Author Archive

Colloquium Friday Feb. 7 at 3:30PM: Boris Harizanov

Boris Harizanov (UC Santa Cruz) will give a colloquium on Friday February 7 at 3:30PM in the Greenberg Room. A departmental social will follow.

On the mapping from syntax to morphophonology

What are the atoms of syntax and how do they correspond to words? In this talk I address this question by documenting a certain kind of mismatch between the set of objects that syntax manipulates and morphophonological words. In particular, I provide novel empirical evidence from Bulgarian denominal adjectives that certain parts of words can behave syntactically as (non-branching) phrases. The nominal component of these denominal adjectives is syntactically active in ways expected of typical nominal phrases with respect to their thematic interpretation, anaphoric properties, and interaction with syntactic movement dependencies.

However, these denominal adjectives exhibit a number of adjectival characteristics as well. I attribute this kind of mismatch to the application of Morphological Merger (cf. Marantz 1981), an operation that is part of the mapping procedure from syntax to morphophonology. Consequently, I treat denominal adjectives as underlying nominal phrases that are converted into adjectives by Morphological Merger in the course of the derivation, as part of the word formation process which combines a nominal phrase with adjectivizing derivational morphology.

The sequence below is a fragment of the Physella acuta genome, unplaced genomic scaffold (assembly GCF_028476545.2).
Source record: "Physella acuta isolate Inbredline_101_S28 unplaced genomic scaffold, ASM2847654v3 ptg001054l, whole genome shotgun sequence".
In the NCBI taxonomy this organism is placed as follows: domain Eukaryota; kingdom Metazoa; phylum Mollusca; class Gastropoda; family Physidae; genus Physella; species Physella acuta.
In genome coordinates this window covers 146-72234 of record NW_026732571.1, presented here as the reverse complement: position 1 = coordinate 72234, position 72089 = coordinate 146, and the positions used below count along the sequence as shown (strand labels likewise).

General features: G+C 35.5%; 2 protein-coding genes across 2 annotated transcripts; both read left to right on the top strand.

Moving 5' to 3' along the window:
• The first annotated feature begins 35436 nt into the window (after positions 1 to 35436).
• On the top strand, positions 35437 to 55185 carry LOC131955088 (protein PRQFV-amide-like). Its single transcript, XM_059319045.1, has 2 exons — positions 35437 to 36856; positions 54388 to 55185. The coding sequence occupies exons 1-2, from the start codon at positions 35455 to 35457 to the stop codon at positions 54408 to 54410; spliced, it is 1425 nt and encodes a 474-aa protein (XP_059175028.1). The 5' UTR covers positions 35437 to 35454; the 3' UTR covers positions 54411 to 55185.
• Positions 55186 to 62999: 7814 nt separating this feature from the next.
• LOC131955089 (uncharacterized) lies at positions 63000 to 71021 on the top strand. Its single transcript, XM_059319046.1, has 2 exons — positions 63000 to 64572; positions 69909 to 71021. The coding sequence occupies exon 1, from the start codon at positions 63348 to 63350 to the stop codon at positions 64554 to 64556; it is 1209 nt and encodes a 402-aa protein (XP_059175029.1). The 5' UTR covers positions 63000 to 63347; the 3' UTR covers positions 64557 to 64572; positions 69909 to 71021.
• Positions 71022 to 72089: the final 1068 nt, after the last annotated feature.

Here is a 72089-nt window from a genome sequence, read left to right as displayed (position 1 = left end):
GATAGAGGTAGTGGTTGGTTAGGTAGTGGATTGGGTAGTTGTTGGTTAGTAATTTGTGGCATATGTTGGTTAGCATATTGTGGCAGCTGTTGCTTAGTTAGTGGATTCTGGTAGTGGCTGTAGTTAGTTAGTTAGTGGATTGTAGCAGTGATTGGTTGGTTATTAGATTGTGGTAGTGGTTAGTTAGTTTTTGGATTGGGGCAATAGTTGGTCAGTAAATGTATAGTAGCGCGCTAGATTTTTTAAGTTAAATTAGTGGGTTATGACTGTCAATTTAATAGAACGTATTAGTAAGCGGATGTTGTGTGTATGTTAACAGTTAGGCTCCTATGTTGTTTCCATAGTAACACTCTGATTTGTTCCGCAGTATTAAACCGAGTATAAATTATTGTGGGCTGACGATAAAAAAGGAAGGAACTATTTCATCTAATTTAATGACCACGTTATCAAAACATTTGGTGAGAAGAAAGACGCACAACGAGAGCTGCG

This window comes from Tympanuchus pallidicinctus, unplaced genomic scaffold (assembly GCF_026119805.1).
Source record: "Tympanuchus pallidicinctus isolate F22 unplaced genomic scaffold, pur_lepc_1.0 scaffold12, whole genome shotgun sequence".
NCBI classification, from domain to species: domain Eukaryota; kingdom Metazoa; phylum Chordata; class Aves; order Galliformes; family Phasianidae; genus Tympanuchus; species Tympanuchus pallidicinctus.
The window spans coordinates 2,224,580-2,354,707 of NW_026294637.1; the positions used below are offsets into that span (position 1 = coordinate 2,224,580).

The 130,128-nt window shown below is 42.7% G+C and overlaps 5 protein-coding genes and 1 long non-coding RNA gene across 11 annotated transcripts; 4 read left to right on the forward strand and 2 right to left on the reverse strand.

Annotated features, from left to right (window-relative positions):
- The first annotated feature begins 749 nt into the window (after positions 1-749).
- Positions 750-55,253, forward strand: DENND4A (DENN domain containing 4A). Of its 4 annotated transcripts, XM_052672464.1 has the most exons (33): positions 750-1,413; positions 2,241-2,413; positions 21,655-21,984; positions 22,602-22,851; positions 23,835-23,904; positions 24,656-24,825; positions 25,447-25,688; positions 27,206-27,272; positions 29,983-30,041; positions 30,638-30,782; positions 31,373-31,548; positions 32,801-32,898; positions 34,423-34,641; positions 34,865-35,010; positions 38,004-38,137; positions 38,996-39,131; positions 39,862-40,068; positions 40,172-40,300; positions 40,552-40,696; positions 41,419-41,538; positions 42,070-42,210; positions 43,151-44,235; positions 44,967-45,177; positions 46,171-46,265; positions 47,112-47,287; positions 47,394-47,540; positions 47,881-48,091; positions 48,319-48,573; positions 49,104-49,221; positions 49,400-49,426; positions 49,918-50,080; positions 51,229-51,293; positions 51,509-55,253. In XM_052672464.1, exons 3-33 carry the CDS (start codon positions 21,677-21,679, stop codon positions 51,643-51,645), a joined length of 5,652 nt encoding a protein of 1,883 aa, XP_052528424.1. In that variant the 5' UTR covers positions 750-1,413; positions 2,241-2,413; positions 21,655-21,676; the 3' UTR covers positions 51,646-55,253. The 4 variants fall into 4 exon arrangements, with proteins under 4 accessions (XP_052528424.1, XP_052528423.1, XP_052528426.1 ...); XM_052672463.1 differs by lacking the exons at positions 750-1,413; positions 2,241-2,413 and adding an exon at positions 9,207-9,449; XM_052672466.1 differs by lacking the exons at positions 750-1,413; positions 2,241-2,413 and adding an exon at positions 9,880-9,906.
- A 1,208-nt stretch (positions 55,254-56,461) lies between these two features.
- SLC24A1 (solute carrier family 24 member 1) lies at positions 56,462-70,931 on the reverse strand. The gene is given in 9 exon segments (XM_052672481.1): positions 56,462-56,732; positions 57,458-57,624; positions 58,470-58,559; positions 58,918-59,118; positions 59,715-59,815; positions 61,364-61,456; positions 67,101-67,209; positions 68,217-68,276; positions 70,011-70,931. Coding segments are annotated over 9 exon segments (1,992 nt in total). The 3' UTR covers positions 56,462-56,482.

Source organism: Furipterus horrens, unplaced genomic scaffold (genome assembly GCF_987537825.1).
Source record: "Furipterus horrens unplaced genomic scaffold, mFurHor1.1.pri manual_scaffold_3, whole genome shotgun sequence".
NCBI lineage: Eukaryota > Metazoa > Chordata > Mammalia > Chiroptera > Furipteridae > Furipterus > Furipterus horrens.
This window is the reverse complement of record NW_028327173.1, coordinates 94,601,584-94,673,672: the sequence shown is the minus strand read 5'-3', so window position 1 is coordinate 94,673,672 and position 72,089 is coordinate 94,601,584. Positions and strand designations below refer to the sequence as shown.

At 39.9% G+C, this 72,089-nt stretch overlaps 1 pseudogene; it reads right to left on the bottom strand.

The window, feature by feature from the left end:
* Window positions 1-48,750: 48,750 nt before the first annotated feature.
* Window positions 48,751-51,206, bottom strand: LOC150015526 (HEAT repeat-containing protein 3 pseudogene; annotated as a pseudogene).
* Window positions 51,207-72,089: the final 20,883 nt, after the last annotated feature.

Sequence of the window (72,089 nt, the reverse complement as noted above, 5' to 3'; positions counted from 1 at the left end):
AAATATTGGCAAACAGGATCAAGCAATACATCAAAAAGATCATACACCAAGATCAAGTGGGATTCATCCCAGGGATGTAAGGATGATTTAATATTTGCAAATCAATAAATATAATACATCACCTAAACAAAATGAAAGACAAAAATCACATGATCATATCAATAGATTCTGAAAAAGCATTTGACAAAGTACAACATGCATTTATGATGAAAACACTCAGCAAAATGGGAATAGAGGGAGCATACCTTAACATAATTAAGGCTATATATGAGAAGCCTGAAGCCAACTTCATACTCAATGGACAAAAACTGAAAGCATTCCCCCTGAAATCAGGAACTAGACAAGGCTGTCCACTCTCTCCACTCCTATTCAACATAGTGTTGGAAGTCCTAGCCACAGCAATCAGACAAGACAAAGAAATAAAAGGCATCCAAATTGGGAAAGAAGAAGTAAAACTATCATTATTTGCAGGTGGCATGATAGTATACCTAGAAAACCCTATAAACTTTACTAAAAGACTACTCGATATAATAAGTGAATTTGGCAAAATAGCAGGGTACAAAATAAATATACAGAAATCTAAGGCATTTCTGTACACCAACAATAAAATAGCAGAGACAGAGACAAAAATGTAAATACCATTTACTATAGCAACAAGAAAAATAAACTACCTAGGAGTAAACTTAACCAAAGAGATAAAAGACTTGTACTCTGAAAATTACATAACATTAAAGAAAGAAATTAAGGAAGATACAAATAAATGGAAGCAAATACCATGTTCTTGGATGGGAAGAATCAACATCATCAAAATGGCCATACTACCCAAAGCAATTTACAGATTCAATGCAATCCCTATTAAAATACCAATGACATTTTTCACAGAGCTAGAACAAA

This approach results in the syntactic decomposition of morphophonological words, which leads to a syntactic treatment of at least some aspects of word formation: syntactic objects realized as parts of words and those realized as autonomous words do not necessarily differ for the purposes of syntax. The present investigation contributes to a long line of research on what have traditionally been viewed as mechanisms of syntactic word formation, such as head-to-head movement (Baker 1985, 1988) and merger under adjacency (Marantz 1981, 1988).

Look who’s talking!, NWAV addendum

We inadvertently missed an important item in last week’s Look Who’s Talking! segment:

  • At NWAV43 this weekend, John R. Rickford and Sharese King will present “Rachel Jeantel’s Testimony in the Zimmerman case:  Descriptive, Theoretical and Applied Linguistics Perspectives”.